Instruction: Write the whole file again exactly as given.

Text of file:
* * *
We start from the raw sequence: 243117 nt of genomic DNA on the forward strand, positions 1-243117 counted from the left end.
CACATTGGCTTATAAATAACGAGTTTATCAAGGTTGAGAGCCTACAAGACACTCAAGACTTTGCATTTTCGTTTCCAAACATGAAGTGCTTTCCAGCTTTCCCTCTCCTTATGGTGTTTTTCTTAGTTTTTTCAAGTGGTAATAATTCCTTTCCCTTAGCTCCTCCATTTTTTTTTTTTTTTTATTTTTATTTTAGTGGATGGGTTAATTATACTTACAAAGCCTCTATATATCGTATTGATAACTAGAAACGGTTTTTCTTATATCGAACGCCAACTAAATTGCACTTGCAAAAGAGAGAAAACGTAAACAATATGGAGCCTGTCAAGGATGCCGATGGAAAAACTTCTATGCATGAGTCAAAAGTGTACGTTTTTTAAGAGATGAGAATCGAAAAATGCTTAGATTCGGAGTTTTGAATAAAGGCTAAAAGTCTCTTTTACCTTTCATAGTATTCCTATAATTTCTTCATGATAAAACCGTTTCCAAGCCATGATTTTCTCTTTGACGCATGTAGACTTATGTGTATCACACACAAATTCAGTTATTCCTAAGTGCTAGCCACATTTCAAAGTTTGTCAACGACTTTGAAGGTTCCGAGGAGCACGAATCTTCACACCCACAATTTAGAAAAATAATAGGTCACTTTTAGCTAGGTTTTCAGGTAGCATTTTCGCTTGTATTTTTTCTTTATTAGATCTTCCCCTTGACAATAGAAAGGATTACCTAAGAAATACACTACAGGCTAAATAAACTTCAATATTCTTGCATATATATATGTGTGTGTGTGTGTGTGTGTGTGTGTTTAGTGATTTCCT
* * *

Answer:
We start from the raw sequence: 243117 nt of genomic DNA on the forward strand, positions 1-243117 counted from the left end.
CACATTGGCTTATAAATAACGAGTTTATCAAGGTTGAGAGCCTACAAGACACTCAAGACTTTGCATTTTCGTTTCCAAACATGAAGTGCTTTCCAGCTTTCCCTCTCCTTATGGTGTTTTTCTTAGTTTTTTCAAGTGGTAATAATTCCTTTCCCTTAGCTCCTCCATTTTTTTTTTTTTTTTATTTTTATTTTAGTGGATGGGTTAATTATACTTACAAAGCCTCTATATATCGTATTGATAACTAGAAACGGTTTTTCTTATATCGAACGCCAACTAAATTGCACTTGCAAAAGAGAGAAAACGTAAACAATATGGAGCCTGTCAAGGATGCCGATGGAAAAACTTCTATGCATGAGTCAAAAGTGTACGTTTTTTAAGAGATGAGAATCGAAAAATGCTTAGATTCGGAGTTTTGAATAAAGGCTAAAAGTCTCTTTTACCTTTCATAGTATTCCTATAATTTCTTCATGATAAAACCGTTTCCAAGCCATGATTTTCTCTTTGACGCATGTAGACTTATGTGTATCACACACAAATTCAGTTATTCCTAAGTGCTAGCCACATTTCAAAGTTTGTCAACGACTTTGAAGGTTCCGAGGAGCACGAATCTTCACACCCACAATTTAGAAAAATAATAGGTCACTTTTAGCTAGGTTTTCAGGTAGCATTTTCGCTTGTATTTTTTCTTTATTAGATCTTCCCCTTGACAATAGAAAGGATTACCTAAGAAATACACTACAGGCTAAATAAACTTCAATATTCTTGCATATATATATGTGTGTGTGTGTGTGTGTGTGTGTGTTTAGTGATTTCCT